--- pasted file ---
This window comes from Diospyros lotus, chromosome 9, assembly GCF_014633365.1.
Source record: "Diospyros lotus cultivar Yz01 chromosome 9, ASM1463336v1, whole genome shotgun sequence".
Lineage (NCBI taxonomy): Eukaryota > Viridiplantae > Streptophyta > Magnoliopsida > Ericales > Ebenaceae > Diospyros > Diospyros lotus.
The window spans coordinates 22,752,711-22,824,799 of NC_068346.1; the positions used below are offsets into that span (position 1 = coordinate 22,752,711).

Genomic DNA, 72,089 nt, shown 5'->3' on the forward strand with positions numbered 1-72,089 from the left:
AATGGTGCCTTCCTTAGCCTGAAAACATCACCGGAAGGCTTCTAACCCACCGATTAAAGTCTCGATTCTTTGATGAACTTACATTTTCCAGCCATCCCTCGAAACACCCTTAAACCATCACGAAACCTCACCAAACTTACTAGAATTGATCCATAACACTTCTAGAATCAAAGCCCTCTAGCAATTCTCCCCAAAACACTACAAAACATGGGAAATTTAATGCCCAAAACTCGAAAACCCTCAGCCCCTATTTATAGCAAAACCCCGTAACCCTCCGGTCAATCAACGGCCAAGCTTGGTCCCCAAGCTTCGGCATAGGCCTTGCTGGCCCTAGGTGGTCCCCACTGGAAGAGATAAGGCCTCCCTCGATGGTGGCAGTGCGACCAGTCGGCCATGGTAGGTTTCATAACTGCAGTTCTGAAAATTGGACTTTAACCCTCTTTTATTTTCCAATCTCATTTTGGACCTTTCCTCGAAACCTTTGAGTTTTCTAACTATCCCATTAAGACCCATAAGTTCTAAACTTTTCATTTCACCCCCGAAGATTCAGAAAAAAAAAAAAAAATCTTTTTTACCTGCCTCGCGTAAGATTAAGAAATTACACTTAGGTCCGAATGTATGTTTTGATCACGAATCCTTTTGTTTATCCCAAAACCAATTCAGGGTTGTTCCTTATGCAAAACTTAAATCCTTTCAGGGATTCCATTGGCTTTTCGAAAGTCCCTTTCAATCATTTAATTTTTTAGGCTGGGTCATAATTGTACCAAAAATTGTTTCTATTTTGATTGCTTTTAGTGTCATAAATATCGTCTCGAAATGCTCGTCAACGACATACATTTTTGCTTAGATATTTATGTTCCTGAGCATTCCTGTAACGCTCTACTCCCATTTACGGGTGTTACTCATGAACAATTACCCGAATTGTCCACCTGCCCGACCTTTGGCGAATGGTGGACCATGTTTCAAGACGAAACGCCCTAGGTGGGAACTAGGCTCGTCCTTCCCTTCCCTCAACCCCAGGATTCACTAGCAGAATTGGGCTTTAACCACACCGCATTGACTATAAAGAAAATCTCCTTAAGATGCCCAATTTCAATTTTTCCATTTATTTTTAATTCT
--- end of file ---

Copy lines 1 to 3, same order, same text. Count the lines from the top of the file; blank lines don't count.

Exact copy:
This window comes from Diospyros lotus, chromosome 9, assembly GCF_014633365.1.
Source record: "Diospyros lotus cultivar Yz01 chromosome 9, ASM1463336v1, whole genome shotgun sequence".
Lineage (NCBI taxonomy): Eukaryota > Viridiplantae > Streptophyta > Magnoliopsida > Ericales > Ebenaceae > Diospyros > Diospyros lotus.